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Trojans pounded down on them!
Tight formations led by Hector careering breakneck on
like a deadly rolling boulder torn from a rock face —
a river swollen with snow has wrenched it from its socket,
immense floods breaking the bank’s grip, and the reckless boulder
bounding high, flying with timber rumbling under it,
nothing can stop it now, hurtling on undaunted
down, down till it hits the level plain
and then it rolls no more for all its wild rush.

Homer (fl. 7th-8th C. BC) Greek author
The Iliad [Ἰλιάς], Book 13, l. 136ff (13.136) (c. 750 BC) [tr. Fagles (1990), ll. 162-70]

Cowper notes "The following simile is considered by critics as one of the finest in Homer." Alt. trans.:

Troy charged the first, and Hector first of Troy.
As from some mountain's craggy forehead torn,
A rock's round fragment flies with fury borne,
Which from the stubborn stone a torrent rends,
Precipitate the ponderous mass descends:
From steep to steep the rolling ruin bounds;
At every shock the crackling wood resounds;
Still gathering force, it smokes; and, urged amain,
Whirls, leaps, and thunders down, impetuous to the plain:
There stops -- So Hector. Their whole force he proved,
Resistless when he raged, and, when he stopped, unmoved.
[tr. Pope (1715-20)]

The powers of Ilium gave the first assault
Embattled close; them Hector led himself
Right on, impetuous as a rolling rock
Destructive; torn by torrent waters off
From its old lodgment on the mountain’s brow,
It bounds, it shoots away; the crashing wood
Falls under it; impediment or check
None stays its fury, till the level found,
There, settling by degrees, it rolls no more.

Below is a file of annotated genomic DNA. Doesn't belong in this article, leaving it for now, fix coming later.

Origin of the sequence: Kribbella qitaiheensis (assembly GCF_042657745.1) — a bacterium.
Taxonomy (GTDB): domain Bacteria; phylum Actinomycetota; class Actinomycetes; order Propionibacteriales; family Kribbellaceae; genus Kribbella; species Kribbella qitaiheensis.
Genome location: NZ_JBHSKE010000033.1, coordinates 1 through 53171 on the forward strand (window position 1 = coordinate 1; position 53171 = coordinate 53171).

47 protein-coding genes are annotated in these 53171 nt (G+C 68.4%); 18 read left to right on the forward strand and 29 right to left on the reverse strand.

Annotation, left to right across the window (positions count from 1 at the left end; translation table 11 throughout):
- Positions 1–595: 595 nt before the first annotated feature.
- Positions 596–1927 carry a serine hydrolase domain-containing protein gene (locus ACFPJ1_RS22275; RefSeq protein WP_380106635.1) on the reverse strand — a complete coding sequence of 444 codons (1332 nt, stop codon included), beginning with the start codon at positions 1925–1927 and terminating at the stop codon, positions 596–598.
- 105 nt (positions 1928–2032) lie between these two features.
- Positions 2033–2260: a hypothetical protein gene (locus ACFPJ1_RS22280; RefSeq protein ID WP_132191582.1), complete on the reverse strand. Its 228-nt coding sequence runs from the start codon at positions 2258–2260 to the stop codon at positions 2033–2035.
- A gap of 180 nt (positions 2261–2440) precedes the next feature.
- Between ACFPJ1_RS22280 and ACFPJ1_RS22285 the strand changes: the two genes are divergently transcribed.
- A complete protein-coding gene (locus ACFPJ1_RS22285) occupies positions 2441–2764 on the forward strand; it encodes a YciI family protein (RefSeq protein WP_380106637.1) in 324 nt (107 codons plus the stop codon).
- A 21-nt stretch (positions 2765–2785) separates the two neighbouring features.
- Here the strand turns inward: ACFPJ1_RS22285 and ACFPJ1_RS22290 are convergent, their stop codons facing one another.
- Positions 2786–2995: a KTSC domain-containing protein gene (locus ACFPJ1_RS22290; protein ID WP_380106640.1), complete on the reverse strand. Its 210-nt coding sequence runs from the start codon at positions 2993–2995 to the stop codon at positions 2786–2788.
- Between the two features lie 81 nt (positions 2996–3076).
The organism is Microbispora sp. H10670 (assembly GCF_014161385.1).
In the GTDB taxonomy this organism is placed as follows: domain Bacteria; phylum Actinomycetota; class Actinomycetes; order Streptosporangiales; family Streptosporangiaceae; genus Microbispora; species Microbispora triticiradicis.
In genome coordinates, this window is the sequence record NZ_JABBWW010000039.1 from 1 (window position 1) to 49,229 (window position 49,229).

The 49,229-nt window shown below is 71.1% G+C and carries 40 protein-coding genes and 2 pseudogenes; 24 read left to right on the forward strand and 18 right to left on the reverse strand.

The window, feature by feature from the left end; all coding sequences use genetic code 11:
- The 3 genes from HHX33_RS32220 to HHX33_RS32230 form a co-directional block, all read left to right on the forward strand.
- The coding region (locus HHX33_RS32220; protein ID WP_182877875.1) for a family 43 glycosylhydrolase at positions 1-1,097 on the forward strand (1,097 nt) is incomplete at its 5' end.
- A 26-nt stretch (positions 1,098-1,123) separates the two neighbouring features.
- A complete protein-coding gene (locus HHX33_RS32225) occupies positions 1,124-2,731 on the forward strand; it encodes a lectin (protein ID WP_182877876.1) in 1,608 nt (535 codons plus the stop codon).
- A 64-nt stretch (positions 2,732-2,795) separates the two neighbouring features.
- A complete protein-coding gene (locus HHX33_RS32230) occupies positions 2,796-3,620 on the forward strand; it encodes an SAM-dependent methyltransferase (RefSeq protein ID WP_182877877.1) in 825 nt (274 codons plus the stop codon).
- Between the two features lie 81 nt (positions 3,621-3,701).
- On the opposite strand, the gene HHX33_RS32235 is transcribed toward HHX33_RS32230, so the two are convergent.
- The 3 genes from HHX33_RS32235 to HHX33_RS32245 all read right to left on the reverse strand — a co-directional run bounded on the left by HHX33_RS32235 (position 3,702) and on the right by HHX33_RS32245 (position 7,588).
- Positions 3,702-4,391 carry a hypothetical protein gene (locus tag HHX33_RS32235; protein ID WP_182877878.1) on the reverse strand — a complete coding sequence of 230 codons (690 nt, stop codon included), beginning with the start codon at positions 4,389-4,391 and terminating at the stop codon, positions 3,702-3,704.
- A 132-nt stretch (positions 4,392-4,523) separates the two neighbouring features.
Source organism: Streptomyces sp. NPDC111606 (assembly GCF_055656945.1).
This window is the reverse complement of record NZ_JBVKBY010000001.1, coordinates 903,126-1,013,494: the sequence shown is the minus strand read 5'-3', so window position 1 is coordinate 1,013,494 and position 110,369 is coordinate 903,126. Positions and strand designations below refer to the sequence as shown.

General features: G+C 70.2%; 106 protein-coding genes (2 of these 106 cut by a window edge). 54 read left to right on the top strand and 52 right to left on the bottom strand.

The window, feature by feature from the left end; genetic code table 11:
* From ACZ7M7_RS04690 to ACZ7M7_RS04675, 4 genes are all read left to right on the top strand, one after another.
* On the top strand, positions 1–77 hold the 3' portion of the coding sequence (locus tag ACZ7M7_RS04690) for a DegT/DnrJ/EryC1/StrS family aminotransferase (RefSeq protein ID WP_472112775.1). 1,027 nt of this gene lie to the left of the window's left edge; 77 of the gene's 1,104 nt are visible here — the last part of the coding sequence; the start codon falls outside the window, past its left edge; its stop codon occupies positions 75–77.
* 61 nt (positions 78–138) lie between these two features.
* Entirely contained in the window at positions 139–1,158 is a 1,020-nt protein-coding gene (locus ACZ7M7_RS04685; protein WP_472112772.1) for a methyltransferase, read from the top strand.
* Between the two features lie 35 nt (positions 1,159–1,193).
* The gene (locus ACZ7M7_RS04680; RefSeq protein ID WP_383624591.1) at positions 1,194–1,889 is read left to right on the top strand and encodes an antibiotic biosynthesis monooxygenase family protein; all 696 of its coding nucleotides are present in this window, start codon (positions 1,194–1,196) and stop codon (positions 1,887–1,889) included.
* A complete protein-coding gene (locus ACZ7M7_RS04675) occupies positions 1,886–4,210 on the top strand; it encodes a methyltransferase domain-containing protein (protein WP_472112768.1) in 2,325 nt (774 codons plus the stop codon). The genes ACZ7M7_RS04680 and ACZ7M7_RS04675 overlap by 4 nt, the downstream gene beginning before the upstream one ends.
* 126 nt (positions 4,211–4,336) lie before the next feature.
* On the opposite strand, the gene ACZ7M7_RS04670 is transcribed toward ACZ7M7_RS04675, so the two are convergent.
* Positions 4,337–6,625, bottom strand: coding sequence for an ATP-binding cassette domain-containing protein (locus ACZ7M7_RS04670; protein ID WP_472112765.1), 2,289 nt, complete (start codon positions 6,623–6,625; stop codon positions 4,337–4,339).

[tr. Cowper (1791), ll. 168-76]

But the combined Trojans first made the attack, and impetuous Hector first rushed against them: as a destructively-rolling stone from a rock, which a wintry torrent drives down the brow, having burst with a mighty shower the stays of the rugged rock, and bounding along, it rolls, and the forest resounds beneath it: but straightway it runs on uninterruptedly until it reach the plain, but then it rolls no longer, though impelled.
[tr. Buckley (1860)]

On pour’d the Trojan masses; in the van
Hector straight forward urg’d his furious course.
As some huge boulder, from its rocky bed
Detach’d, and by the wintry torrent’s force
Hurl’d down the cliff’s steep face, when constant rains
The massive rock’s firm hold have undermin’d;
With giant bounds it flies; the crashing wood
Resounds beneath it; still it hurries on,
Until, arriving at the level plain,
Its headlong impulse check’d, it rolls no more.
[tr. Derby (1864)]

Then the Trojans drave forward in close array, and Hector led them, pressing straight onwards, like a rolling rock from a cliff, that the winter-swollen water thrusteth from the crest of a hill, having broken the foundations of the stubborn rock with its wondrous flood; leaping aloft it flies, and the wood echoes under it, and unstayed it runs its course, till it reaches the level plain, and then it rolls no more for all its eagerness.